The Core SWX Hypercore Slim is a battery that has been rather usefully designed to switch itself off when not in use.
Of course, the reality is that no matter how great a piece of equipment is, how bright an LED or how high-resolution a camera, it's not much good if it's suffering from power starvation. Core SWX (formerly Switronix) recently sent us a couple of its solutions to this problem, the Hypercore Slim in V mount. These batteries are actually quite interesting because they incorporate an accelerometer which is designed to shut down the battery's electronics when it isn't being used. The need for watchdog electronics on batteries isn't solely a necessity with lithium ion technology; they're used on nickel cadmium and nickel metal hydride packs as well, but the higher energy density makes for somewhat greater safety considerations with lithium ion cells.
The battery includes an accelerometer to shut down internal electronics,
reducing self-discharge when idle (or at least when not being moved).
The accelerometer idea is novel, although it seems that it'll really detect when the battery is being moved around, as opposed to when there's any intention of using it, so long air travel (give or take turbulence) may serve to confuse the electronics. There's also the issue that, even if much of the electronic package is shut down, something still has to run the accelerometer itself. Being based on cellphone technology, though, it's entirely feasible that the power required to do that is so low that it's a worthwhile approach. After all, cellphones which illuminate when picked up seem to do OK for battery life.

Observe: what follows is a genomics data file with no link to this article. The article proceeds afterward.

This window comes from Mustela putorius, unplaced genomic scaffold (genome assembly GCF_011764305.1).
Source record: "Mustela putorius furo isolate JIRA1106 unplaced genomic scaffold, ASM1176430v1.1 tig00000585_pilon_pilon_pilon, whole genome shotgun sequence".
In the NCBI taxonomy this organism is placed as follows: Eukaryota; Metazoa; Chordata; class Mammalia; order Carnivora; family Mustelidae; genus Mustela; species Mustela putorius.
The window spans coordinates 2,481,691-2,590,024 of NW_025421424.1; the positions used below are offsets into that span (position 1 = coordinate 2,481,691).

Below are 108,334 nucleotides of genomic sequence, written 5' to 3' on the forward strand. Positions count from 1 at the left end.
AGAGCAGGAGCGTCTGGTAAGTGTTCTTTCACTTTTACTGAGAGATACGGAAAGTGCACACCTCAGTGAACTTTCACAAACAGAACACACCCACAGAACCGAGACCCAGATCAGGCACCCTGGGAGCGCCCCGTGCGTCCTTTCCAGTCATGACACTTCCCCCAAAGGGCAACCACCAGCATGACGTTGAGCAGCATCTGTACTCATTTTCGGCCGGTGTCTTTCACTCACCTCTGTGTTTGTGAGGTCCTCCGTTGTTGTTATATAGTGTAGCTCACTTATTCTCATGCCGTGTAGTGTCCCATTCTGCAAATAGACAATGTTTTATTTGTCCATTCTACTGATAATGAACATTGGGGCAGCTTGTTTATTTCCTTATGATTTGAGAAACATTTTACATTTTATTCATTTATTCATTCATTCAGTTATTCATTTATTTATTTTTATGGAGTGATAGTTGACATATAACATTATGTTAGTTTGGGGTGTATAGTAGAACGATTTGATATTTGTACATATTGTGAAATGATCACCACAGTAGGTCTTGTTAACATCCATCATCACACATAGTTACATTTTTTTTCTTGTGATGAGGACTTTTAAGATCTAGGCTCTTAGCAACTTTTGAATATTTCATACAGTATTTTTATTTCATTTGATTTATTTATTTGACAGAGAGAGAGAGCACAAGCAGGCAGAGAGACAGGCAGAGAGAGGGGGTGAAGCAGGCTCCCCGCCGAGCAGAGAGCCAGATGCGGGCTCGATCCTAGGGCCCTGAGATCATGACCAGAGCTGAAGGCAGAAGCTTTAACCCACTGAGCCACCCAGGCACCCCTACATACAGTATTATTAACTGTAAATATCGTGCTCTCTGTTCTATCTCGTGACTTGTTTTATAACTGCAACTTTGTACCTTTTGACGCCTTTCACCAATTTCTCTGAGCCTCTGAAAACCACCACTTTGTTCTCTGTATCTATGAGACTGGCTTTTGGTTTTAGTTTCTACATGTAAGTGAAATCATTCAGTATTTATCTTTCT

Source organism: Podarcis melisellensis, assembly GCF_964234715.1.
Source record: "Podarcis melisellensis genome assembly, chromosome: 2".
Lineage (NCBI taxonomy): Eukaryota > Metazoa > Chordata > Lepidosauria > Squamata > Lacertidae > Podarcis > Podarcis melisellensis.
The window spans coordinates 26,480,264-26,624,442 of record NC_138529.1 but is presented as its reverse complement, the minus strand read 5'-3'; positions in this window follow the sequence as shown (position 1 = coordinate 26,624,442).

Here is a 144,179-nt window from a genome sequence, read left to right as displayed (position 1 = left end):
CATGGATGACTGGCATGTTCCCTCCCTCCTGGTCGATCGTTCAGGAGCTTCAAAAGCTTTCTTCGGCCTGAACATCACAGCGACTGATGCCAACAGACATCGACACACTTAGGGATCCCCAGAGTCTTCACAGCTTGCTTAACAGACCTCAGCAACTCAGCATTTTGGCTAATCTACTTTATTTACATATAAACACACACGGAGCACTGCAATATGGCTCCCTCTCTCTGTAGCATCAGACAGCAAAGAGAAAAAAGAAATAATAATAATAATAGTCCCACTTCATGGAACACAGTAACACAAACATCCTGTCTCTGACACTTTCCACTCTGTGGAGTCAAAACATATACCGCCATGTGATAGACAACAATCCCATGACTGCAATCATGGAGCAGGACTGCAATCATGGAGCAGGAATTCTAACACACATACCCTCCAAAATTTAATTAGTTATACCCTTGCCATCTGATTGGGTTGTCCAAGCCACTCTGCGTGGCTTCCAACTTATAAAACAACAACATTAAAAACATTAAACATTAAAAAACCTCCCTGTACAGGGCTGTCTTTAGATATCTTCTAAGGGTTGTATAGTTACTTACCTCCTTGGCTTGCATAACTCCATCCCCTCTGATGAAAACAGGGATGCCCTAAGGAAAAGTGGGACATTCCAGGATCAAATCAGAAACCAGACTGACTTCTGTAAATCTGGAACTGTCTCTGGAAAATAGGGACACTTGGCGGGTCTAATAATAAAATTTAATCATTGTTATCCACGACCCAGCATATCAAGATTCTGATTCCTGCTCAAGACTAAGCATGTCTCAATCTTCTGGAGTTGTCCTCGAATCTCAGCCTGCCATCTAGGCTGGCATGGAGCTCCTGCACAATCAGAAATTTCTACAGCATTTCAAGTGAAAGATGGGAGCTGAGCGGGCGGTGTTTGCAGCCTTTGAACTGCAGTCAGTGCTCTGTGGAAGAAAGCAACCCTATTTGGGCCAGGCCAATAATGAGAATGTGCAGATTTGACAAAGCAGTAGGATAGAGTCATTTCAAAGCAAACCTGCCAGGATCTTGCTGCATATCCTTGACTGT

So, it's a battery; what's special about it, other than the neat accelerometer feature? Well, it's a pretty compact battery, especially given that it's rated to withstand a stern ten-amp discharge current, presumably via its inbuilt D-tap connector, without compromise to future performance. There is a design choice here: some packs (such as those recently shown by Anton Bauer) space the cells out to make it less likely that a fault in one will cause a thermal cascade in others, whereas Core has opted to pack things together for minimum volume. This isn't necessarily a criticism. Safety is a complex area, with regulation of batteries enforced somewhat variably worldwide, with various regulator and practical issues attending air and postal logistics. At 82 watt-hours, the Hypercore 75 shouldn't offend too many airline safety people, since they are (perhaps rather unfairly) described as 'consumer-sized' by the FAA in the US.
At under 100 watt-hours, the battery satisfies, on paper, most requirements for carry-on baggage.
What the airline wants is another matter.
Good-quality batteries for film and TV work are, almost invariably, expensive. At £286 or so including sales tax in the UK, the Hypercore is midrange, but batteries, like lenses and tripods, are a long-term investment, especially if they can be re-celled.